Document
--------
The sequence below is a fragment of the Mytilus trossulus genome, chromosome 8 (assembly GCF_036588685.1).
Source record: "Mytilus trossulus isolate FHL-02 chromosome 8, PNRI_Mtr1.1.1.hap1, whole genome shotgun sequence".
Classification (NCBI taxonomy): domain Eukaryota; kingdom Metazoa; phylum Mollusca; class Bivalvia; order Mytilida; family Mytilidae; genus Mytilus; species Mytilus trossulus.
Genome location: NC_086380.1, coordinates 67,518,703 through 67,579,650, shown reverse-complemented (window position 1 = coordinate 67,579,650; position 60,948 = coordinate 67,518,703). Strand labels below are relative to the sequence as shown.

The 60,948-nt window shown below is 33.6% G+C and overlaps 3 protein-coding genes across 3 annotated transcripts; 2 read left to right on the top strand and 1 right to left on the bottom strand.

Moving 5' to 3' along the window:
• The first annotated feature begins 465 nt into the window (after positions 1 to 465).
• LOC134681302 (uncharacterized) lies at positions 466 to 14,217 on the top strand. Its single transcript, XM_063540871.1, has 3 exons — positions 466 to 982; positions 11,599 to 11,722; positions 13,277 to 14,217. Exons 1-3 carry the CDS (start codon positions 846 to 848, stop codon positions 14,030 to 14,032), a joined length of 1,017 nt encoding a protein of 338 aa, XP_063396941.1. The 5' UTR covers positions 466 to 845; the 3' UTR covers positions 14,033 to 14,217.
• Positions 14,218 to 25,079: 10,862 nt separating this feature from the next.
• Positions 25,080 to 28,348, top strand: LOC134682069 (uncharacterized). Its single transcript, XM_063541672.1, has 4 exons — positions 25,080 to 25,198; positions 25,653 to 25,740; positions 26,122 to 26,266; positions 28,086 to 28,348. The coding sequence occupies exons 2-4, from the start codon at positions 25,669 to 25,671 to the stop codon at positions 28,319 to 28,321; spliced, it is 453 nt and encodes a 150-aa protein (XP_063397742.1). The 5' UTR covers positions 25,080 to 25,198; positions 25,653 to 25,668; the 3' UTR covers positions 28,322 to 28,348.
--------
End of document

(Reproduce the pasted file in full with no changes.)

The sequence below is a fragment of the Mytilus trossulus genome, chromosome 8 (assembly GCF_036588685.1).
Source record: "Mytilus trossulus isolate FHL-02 chromosome 8, PNRI_Mtr1.1.1.hap1, whole genome shotgun sequence".
Classification (NCBI taxonomy): domain Eukaryota; kingdom Metazoa; phylum Mollusca; class Bivalvia; order Mytilida; family Mytilidae; genus Mytilus; species Mytilus trossulus.
Genome location: NC_086380.1, coordinates 67,518,703 through 67,579,650, shown reverse-complemented (window position 1 = coordinate 67,579,650; position 60,948 = coordinate 67,518,703). Strand labels below are relative to the sequence as shown.

The 60,948-nt window shown below is 33.6% G+C and overlaps 3 protein-coding genes across 3 annotated transcripts; 2 read left to right on the top strand and 1 right to left on the bottom strand.

Moving 5' to 3' along the window:
• The first annotated feature begins 465 nt into the window (after positions 1 to 465).
• LOC134681302 (uncharacterized) lies at positions 466 to 14,217 on the top strand. Its single transcript, XM_063540871.1, has 3 exons — positions 466 to 982; positions 11,599 to 11,722; positions 13,277 to 14,217. Exons 1-3 carry the CDS (start codon positions 846 to 848, stop codon positions 14,030 to 14,032), a joined length of 1,017 nt encoding a protein of 338 aa, XP_063396941.1. The 5' UTR covers positions 466 to 845; the 3' UTR covers positions 14,033 to 14,217.
• Positions 14,218 to 25,079: 10,862 nt separating this feature from the next.
• Positions 25,080 to 28,348, top strand: LOC134682069 (uncharacterized). Its single transcript, XM_063541672.1, has 4 exons — positions 25,080 to 25,198; positions 25,653 to 25,740; positions 26,122 to 26,266; positions 28,086 to 28,348. The coding sequence occupies exons 2-4, from the start codon at positions 25,669 to 25,671 to the stop codon at positions 28,319 to 28,321; spliced, it is 453 nt and encodes a 150-aa protein (XP_063397742.1). The 5' UTR covers positions 25,080 to 25,198; positions 25,653 to 25,668; the 3' UTR covers positions 28,322 to 28,348.